This is the concluding passage from 'Floods'. This poem is a discourse on water by an unknown Roman stoic philosopher, living in Egypt during the first century of the common era. He has just quoted from Ovid's Metamorphoses a description of the destruction of the world in the flood.

from ‘Floods’

It’s well described. But if I’ve understood Thales,
Empedocles, Zeno and the rest,
and if reason has informed my hand
in this the ninth year of Nero, six years
since childbirth carried off calm Lavinia,
leaving behind my son and daughter,
if my efforts have brought me to safe conclusions,
no such drawn-out spectacle occurs.
And the reason is this: that time,
in its large-scale motion, follows
neither the relentless line of Heraclitus
nor the Pythagoreans’ circle turning on itself,
but the rule of the pendulum which,
as it nears one extreme, slows down
– like I’ve said, we’ve no sensible
experience of time, but just as we can say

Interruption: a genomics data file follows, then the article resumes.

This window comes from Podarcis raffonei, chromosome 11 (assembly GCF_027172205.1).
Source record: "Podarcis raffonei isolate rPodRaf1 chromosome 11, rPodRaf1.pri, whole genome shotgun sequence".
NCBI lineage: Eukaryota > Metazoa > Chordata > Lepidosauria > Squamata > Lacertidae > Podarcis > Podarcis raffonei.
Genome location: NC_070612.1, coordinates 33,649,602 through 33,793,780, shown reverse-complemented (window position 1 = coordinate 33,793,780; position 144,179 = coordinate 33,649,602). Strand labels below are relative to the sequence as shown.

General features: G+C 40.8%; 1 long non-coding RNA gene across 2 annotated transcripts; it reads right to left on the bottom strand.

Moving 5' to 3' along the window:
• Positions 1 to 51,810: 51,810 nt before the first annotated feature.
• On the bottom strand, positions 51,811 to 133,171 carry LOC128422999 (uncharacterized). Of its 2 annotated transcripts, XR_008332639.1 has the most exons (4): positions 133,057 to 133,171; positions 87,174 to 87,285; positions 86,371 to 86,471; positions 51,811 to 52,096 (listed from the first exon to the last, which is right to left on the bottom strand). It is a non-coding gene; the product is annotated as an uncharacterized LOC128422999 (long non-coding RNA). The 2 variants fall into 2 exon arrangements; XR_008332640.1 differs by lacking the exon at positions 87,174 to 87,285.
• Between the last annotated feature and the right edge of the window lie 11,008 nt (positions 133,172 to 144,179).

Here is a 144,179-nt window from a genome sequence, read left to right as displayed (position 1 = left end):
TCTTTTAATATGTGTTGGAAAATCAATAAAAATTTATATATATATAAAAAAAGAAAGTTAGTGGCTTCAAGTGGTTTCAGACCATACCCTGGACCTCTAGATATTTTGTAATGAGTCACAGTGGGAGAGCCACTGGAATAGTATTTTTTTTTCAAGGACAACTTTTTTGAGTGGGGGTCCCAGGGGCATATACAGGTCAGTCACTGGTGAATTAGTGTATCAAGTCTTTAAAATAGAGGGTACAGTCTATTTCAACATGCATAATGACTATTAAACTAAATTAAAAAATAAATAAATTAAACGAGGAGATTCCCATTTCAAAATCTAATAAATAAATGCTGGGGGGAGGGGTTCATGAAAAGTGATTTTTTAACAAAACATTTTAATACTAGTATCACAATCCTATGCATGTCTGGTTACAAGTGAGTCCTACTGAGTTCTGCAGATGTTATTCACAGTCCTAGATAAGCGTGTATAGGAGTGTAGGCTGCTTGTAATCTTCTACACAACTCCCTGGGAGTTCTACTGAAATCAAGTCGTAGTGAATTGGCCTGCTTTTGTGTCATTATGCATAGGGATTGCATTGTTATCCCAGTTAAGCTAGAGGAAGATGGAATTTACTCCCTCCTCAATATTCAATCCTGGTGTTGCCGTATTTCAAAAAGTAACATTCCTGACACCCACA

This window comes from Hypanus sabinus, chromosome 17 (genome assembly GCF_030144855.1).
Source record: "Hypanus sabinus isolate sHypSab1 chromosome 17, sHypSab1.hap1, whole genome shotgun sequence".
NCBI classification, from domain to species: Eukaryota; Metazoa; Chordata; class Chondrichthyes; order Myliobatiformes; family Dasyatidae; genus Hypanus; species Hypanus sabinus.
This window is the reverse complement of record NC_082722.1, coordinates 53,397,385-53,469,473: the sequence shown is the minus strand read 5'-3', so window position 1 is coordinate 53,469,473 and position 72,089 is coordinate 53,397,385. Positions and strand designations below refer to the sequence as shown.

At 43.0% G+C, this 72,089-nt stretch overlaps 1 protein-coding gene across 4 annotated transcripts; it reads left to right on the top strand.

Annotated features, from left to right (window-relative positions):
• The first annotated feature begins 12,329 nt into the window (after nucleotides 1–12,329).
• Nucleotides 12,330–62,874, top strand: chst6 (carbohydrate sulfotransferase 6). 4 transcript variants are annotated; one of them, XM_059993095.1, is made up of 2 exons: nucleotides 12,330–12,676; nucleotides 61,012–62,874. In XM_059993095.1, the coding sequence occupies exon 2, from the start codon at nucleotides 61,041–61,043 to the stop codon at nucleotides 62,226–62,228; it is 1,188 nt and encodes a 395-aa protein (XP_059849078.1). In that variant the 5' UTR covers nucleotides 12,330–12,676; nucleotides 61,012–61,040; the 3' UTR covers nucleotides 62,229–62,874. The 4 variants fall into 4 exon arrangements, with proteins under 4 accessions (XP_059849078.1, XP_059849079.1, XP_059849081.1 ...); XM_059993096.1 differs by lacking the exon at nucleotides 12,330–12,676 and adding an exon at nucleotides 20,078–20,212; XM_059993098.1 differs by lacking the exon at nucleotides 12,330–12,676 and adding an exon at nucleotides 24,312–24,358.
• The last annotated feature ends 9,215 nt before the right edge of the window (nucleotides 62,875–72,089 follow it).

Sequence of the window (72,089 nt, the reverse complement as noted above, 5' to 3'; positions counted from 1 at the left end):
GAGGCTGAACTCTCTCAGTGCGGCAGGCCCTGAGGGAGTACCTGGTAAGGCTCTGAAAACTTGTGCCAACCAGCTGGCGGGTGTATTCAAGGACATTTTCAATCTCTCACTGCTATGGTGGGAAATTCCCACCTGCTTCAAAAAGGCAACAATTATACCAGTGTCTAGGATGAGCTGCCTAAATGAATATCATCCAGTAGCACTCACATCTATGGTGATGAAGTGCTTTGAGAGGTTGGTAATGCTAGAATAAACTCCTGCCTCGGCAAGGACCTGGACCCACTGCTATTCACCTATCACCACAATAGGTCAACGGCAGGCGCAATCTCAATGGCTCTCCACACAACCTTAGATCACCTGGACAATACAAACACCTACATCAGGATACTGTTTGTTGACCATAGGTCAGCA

a house-fly, resting on the weight,
is unwary of movement, so we’ve no notion
of our swift descent or slowing climb
except in this: as time loses momentum,
the steady metamorphic pressure fails;
the seasons hardly change, the harvests rot;
the countryside becomes deserted;
then, as people congregate, they turn
to sports and mindless travel; the brain
veers from exhilaration to depression;
and as the female voice deepens,
we drift towards androgyny;
and since women shirk motherhood,
the populace grows old; the urban fox
and then the wolf appear in this age
of opportunity, when people thrive
on others’ needs – but predation soon
gives way to lethargy, as time braces itself
and when it comes to a stop, this, we may suppose,
is the moment of flood, when the waters
shake off restraint and capsize the world;
or rather, like those wine-skins the punters
at the racetrack fling to refresh the horses
which, on impact, disintegrate and splash,
nature loses its solid manifestation.
And the world pauses, inert and featureless,
suspended it its true watery state;
until the pendulum starts in reverse,
then water resumes its temporal effect
to remake our world, or one like it; with lives like ours,
swinging rapidly between extremes.

from Floods (Faber, 2000) © Maurice Riordan 2000, used by permission of the author and the publisher.

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